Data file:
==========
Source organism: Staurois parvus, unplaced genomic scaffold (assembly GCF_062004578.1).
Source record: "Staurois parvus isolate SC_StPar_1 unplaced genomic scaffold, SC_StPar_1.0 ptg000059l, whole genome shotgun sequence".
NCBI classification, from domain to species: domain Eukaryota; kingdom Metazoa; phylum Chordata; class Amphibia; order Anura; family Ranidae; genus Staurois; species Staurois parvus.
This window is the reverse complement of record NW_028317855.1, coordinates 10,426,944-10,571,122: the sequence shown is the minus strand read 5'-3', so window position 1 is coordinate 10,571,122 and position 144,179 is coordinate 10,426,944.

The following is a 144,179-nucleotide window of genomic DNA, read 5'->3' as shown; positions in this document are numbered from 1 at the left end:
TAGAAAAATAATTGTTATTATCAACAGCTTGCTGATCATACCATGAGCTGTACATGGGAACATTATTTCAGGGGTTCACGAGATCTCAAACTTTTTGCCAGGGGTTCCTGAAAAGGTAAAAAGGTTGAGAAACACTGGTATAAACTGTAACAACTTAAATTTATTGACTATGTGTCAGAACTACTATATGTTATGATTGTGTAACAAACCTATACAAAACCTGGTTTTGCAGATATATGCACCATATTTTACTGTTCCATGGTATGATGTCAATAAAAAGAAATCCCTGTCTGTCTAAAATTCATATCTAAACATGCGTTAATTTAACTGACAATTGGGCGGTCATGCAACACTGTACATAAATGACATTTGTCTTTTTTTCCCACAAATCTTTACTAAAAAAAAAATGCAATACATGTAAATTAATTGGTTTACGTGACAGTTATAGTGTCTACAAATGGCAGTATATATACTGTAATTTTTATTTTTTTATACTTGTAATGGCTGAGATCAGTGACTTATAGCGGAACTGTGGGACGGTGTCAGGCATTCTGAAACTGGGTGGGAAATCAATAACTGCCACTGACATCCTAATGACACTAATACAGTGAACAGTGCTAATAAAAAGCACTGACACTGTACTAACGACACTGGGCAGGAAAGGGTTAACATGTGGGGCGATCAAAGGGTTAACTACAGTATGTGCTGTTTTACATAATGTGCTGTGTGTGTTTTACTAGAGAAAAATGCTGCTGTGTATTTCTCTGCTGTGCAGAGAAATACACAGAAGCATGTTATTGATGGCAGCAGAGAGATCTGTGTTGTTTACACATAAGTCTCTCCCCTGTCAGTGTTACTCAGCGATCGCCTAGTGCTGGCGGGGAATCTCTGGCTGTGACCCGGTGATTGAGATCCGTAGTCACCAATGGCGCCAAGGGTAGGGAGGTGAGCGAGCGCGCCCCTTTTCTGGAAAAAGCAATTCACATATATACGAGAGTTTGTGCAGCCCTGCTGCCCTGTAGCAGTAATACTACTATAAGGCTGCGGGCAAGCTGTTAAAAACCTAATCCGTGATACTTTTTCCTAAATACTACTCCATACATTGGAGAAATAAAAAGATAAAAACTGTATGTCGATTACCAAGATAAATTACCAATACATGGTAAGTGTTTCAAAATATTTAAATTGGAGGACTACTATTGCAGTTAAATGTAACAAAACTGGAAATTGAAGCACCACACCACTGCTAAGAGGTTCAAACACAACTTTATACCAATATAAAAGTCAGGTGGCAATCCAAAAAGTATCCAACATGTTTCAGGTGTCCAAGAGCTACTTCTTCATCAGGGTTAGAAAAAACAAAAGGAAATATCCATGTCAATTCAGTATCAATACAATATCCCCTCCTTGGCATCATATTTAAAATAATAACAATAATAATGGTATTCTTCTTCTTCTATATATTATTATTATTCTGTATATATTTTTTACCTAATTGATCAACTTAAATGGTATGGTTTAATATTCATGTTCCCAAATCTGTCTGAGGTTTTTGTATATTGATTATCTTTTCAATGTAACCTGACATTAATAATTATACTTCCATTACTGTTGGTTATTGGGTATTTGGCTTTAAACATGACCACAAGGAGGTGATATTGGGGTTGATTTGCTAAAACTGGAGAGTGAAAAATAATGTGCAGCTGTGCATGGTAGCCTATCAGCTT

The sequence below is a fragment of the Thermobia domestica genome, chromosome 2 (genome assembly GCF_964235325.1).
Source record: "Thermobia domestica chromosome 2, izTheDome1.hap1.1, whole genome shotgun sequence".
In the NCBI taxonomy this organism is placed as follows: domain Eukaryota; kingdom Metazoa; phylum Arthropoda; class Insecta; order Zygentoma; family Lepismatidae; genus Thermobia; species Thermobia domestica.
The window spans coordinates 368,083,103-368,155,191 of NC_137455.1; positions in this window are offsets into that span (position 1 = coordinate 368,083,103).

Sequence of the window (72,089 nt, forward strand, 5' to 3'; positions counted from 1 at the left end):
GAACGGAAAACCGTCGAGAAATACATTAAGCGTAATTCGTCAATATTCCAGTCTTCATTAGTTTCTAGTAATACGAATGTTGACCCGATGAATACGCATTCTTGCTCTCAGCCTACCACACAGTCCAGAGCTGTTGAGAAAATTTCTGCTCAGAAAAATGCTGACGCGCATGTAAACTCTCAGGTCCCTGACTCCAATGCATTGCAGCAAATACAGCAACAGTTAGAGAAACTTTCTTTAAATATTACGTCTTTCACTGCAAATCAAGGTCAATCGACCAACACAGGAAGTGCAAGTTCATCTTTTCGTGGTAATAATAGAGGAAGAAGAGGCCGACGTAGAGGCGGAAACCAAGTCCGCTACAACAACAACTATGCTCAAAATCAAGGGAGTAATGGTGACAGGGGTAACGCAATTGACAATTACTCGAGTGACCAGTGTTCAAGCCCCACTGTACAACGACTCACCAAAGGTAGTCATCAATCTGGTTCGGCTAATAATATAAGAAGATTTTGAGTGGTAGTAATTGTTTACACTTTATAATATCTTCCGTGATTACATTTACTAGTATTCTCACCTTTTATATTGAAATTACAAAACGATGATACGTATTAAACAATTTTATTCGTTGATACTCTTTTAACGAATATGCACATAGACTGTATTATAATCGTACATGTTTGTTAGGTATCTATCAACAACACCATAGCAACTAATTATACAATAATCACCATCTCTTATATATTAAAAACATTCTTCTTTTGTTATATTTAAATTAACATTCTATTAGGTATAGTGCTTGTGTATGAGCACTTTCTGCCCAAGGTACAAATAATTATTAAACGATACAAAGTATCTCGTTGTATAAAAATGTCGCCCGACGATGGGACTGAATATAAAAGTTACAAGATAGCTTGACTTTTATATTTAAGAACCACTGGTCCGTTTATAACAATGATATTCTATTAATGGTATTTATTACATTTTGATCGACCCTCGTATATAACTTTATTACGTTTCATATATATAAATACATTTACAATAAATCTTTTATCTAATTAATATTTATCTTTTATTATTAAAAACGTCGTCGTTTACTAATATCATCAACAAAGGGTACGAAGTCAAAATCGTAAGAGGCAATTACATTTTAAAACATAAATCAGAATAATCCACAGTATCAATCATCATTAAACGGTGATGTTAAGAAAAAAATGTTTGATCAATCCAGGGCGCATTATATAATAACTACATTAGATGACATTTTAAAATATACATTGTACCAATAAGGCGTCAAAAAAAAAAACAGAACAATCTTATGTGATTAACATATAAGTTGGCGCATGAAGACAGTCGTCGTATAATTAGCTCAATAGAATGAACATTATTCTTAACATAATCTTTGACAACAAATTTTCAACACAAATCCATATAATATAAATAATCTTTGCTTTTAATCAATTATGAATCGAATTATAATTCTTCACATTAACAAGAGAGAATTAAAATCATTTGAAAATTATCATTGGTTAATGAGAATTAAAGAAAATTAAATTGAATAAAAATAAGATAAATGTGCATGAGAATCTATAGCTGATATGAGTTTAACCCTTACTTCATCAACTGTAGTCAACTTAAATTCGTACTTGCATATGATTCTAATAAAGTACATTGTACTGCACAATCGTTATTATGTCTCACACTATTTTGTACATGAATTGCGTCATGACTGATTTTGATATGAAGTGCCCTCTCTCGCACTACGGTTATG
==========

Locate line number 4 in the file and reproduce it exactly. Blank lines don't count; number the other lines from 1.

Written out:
This window is the reverse complement of record NW_028317855.1, coordinates 10,426,944-10,571,122: the sequence shown is the minus strand read 5'-3', so window position 1 is coordinate 10,571,122 and position 144,179 is coordinate 10,426,944.